During the three years to 2017, the average price of corporate travel services has remained relatively flat, rising at a marginal estimated annualized rate of 0.2%. Although the recession took a toll on corporate buyers, the number of work-related trips has slowly climbed in recent years following the rebounding economy, boosting demand for this market's services and hurting buyer power. The number of both domestic and international trips by US residents have climbed during the past three years, boosting demand for travel services, including that from business buyers. Additionally, the number of employees has risen during the period, indicating a larger pool of people who could be sent on work-related trips. Ultimately, these factors have contributed to higher demand for corporate travel services, which has helped pressure market prices upward, to buyers' detriment.
However, lingering uncertainty as the economy slowly recovers has mitigated such boosts in demand for corporate travel services. For example, corporate profit has fallen during the period, constricting businesses' travel budgets and weakening demand for outsourced travel booking and management services. As a result, travel agencies have offered discounted prices to clients, slowing the rate of price growth in this market.
Additionally, supplier input costs have largely kept prices from growing at a faster rate as well. Although overhead costs, particularly the price of office space rentals, have been rising somewhat, total wage costs have been falling as suppliers seek to replace low-skill employees with automated mobile and online booking processes. As such, suppliers have not been able to raise their prices significantly without losing business to their competitors.
Buyers have also benefited from minimal year-on-year price volatility during the past three years. The low level of price volatility has allowed buyers to better integrate purchases of this market's services into longer-term budgeting plans. In general, when travel agent service fees rise, corporations find it less affordable and attractive to source third-party services. Without fear of any major price swings in the near future, buyers have time to evaluate their travel needs, and aggressive market competition allows buyers to shop around for the best price possible.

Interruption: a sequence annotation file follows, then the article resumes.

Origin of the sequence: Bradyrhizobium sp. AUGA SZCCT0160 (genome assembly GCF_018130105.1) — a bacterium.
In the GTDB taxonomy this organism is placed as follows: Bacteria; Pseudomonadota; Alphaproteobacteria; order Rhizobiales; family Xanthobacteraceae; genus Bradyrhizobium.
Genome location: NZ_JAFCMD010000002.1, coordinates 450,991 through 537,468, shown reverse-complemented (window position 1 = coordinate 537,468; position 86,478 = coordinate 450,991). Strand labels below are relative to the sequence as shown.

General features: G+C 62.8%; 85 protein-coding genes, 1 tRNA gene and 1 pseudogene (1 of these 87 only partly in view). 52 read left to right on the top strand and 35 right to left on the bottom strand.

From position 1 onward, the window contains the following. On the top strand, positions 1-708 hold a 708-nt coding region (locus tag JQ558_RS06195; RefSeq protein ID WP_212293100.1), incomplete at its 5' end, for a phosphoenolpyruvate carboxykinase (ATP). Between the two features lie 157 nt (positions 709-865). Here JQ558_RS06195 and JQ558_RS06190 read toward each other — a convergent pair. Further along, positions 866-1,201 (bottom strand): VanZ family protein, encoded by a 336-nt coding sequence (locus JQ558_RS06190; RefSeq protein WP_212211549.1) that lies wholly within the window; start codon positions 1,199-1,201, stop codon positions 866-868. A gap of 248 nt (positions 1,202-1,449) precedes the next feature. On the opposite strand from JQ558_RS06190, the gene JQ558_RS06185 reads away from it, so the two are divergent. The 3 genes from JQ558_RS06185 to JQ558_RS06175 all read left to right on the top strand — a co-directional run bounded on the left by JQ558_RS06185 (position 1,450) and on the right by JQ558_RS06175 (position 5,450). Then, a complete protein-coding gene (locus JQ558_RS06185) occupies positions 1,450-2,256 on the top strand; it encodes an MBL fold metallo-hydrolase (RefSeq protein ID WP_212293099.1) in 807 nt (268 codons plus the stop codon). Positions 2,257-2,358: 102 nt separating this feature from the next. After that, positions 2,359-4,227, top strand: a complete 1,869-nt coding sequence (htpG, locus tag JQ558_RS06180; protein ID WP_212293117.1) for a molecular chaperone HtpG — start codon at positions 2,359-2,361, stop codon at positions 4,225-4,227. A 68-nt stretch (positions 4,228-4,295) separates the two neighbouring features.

During the three years to 2020, corporate travel service prices are forecast to continue increasing mildly at an average annual rate of 0.4%. However, buyers will continue to benefit from low price volatility, making it easier for them to forecast future travel service expenses.
Prices will primarily continue rising as a result of growing demand for services. First, corporate profit is anticipated to return to growth as the economy continues to improve. Rising corporate profit will allow businesses to expand their travel budgets, opening more room for them to send employees on trips and thus, increasing their demand for corporate travel services. Rising demand for travel services will empower suppliers to increase their prices mildly without fear of losing business to their competitors.
However, suppliers' wage costs are anticipated to continue falling, which will limit the extent to which suppliers can raise prices. Additionally, mounting competition, especially between smaller providers in the market, will also mitigate price increases. The market hosts a large number of suppliers, many of which operate more than one service that can be used to book corporate travel. Competition from do-it-yourself online substitutes, which offer lower rates but also provide buyers with less customization, will further impede suppliers' ability to increase service prices. The wide availability of suppliers and provider types increases buyer choice and encourages suppliers to limit price growth in order to avoid losing business. Buyers seeking to outsource their travel needs to third-party travel agencies should leverage the market's high level of competition to elicit more favorable rates from suppliers.